This is world-class rock & roll, all right, but something more besides. And in 1984, Bruce Springsteen has become something decidedly more than just another rock star with an album to flog. He is a national presence, his charisma co-opted by as unlikely an adherent as Ronald Reagan — even as Springsteen himself pokes relentlessly through the withered and waterless cultural underbrush of the president's new American Eden. In pursuit of what can only be called his dream, Springsteen has been tenacious: dropping out of Ocean County College in his native New Jersey in 1968 to take his unlikely chances as a songwriting rock & roller and stubbornly waiting out a devastating, yearlong legal dispute with his then manager, Mike Appel, that prevented him from recording for nearly a year in the mid-Seventies. After selling 2 million copies of his 1980 double album, The River, he followed it up with Nebraska, a striking, guitar-and-voice meditation on various kinds of pain and craziness in the American hinterlands, and then followed that up with Born in the USA, which treats some of the same themes within a full-bore band context and has suddenly become his biggest album to date.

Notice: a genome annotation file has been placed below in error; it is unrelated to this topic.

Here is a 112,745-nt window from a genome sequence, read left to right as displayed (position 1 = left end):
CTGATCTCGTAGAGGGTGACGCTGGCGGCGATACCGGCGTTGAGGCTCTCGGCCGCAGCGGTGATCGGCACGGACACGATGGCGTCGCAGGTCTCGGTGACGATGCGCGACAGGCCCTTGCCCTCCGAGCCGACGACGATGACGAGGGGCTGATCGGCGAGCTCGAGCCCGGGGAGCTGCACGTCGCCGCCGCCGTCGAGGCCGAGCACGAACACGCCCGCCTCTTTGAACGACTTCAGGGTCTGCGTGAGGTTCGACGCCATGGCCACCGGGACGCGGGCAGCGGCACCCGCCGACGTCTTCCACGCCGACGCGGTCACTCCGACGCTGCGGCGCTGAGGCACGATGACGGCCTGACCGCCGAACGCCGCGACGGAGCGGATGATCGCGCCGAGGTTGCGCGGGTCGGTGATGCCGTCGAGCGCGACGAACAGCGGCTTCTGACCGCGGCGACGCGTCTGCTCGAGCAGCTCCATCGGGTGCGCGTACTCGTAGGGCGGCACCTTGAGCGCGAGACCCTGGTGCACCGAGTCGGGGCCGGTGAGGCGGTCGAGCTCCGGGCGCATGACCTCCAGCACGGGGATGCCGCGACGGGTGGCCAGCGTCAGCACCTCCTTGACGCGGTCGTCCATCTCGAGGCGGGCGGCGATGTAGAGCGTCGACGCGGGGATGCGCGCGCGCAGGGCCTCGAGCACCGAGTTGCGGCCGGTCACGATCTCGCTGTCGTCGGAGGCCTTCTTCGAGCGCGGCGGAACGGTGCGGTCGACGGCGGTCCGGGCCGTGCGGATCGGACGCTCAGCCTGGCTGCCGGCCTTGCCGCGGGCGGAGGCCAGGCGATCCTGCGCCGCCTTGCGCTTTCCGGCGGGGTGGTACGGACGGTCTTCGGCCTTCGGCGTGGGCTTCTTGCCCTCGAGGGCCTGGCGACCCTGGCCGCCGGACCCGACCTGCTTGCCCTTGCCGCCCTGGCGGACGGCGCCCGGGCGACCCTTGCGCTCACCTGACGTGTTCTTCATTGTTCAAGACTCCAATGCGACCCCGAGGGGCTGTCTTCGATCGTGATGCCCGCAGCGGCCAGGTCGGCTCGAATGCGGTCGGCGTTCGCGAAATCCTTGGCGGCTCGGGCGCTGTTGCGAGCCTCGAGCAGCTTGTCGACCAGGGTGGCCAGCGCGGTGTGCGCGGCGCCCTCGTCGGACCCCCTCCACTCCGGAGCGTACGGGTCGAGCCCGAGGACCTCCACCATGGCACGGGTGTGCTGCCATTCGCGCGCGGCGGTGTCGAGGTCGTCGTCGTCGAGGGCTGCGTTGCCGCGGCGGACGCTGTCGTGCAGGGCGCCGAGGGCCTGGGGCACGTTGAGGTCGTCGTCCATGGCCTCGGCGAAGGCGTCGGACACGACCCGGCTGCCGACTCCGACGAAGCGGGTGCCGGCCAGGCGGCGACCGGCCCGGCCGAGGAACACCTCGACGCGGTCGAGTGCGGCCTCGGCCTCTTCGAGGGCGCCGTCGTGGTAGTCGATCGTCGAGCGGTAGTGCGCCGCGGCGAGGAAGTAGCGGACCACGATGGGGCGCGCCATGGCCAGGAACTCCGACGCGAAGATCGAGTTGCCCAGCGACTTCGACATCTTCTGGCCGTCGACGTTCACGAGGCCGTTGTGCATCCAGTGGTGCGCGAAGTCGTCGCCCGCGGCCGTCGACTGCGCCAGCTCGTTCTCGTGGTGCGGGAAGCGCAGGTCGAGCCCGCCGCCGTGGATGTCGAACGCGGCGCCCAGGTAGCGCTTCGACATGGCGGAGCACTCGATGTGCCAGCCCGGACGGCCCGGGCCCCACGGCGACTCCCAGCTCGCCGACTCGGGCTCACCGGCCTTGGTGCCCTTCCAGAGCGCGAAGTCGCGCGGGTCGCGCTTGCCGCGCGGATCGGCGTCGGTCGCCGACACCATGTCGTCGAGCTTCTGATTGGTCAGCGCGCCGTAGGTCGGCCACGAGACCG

As the tour progressed, Springsteen sat down for interviews in Oakland, California — where he plugged the Berkeley Emergency Food Project — and in Los Angeles, where he maintains a house in the Hollywood Hills. Asked how he keeps his tightly structured stage show fresh down to the last mock-rambling anecdote, he said, "It's a matter of: Are you there at the moment? Are you living it?" It's a test he appears to pass both on and off the stage.

"Born in the U.S.A.," the title track of your current album, is one of those rare records: a rousing rock & roll song that also gives voice to the pain of forgotten people — in this case, America's Vietnam veterans. How long have you been aware of the Vietnam vets' experience?